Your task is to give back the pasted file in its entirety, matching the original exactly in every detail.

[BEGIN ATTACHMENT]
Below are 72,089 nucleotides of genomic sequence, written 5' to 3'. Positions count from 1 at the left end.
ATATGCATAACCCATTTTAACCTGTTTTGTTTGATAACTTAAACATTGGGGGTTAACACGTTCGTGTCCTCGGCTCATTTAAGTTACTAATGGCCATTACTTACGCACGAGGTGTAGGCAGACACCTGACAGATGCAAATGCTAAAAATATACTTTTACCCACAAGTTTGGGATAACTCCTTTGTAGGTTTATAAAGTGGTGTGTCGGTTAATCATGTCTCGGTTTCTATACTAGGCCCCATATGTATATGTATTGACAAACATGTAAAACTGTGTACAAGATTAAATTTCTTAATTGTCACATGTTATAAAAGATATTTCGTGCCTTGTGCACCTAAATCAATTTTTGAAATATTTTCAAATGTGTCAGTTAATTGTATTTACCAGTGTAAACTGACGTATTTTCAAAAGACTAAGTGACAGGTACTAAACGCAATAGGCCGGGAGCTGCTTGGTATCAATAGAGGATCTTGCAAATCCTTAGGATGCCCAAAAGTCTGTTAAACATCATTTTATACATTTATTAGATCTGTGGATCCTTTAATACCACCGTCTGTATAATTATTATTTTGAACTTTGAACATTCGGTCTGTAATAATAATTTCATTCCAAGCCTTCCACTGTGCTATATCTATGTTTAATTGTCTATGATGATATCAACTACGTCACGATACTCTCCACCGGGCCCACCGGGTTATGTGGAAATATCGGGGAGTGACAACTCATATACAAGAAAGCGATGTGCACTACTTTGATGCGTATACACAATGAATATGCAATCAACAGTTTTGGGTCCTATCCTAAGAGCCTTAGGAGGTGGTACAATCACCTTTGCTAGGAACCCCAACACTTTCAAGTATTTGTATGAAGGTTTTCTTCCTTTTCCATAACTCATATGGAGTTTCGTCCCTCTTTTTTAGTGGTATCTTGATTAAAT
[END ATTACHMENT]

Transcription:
Below are 72,089 nucleotides of genomic sequence, written 5' to 3'. Positions count from 1 at the left end.
ATATGCATAACCCATTTTAACCTGTTTTGTTTGATAACTTAAACATTGGGGGTTAACACGTTCGTGTCCTCGGCTCATTTAAGTTACTAATGGCCATTACTTACGCACGAGGTGTAGGCAGACACCTGACAGATGCAAATGCTAAAAATATACTTTTACCCACAAGTTTGGGATAACTCCTTTGTAGGTTTATAAAGTGGTGTGTCGGTTAATCATGTCTCGGTTTCTATACTAGGCCCCATATGTATATGTATTGACAAACATGTAAAACTGTGTACAAGATTAAATTTCTTAATTGTCACATGTTATAAAAGATATTTCGTGCCTTGTGCACCTAAATCAATTTTTGAAATATTTTCAAATGTGTCAGTTAATTGTATTTACCAGTGTAAACTGACGTATTTTCAAAAGACTAAGTGACAGGTACTAAACGCAATAGGCCGGGAGCTGCTTGGTATCAATAGAGGATCTTGCAAATCCTTAGGATGCCCAAAAGTCTGTTAAACATCATTTTATACATTTATTAGATCTGTGGATCCTTTAATACCACCGTCTGTATAATTATTATTTTGAACTTTGAACATTCGGTCTGTAATAATAATTTCATTCCAAGCCTTCCACTGTGCTATATCTATGTTTAATTGTCTATGATGATATCAACTACGTCACGATACTCTCCACCGGGCCCACCGGGTTATGTGGAAATATCGGGGAGTGACAACTCATATACAAGAAAGCGATGTGCACTACTTTGATGCGTATACACAATGAATATGCAATCAACAGTTTTGGGTCCTATCCTAAGAGCCTTAGGAGGTGGTACAATCACCTTTGCTAGGAACCCCAACACTTTCAAGTATTTGTATGAAGGTTTTCTTCCTTTTCCATAACTCATATGGAGTTTCGTCCCTCTTTTTTAGTGGTATCTTGATTAAAT